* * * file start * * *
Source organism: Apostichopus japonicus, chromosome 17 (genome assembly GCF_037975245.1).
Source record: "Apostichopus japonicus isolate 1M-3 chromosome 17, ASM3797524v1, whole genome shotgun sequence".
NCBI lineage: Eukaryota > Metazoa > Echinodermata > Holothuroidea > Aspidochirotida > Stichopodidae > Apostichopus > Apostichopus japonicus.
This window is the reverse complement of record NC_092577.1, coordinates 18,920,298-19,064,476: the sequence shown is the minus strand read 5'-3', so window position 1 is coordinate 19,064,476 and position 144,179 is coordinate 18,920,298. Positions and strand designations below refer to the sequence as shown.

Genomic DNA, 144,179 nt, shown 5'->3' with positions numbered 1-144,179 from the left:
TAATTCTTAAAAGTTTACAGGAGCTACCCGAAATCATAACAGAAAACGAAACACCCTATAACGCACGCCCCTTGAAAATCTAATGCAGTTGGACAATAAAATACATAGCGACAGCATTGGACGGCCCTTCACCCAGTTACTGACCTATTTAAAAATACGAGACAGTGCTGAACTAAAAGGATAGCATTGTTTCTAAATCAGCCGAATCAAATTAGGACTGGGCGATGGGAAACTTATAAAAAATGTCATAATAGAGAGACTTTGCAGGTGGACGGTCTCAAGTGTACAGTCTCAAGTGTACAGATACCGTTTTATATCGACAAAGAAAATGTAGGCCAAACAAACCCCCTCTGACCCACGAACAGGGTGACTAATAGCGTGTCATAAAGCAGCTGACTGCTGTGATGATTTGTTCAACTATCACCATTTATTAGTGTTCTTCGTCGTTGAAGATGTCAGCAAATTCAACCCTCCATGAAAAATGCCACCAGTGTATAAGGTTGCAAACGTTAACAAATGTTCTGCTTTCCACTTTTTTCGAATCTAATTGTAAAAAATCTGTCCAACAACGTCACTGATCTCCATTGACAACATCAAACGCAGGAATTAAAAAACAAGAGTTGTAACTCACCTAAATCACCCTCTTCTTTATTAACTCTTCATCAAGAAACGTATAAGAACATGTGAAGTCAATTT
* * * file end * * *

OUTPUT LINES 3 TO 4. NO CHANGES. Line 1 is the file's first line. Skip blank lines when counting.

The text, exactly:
NCBI lineage: Eukaryota > Metazoa > Echinodermata > Holothuroidea > Aspidochirotida > Stichopodidae > Apostichopus > Apostichopus japonicus.
This window is the reverse complement of record NC_092577.1, coordinates 18,920,298-19,064,476: the sequence shown is the minus strand read 5'-3', so window position 1 is coordinate 19,064,476 and position 144,179 is coordinate 18,920,298. Positions and strand designations below refer to the sequence as shown.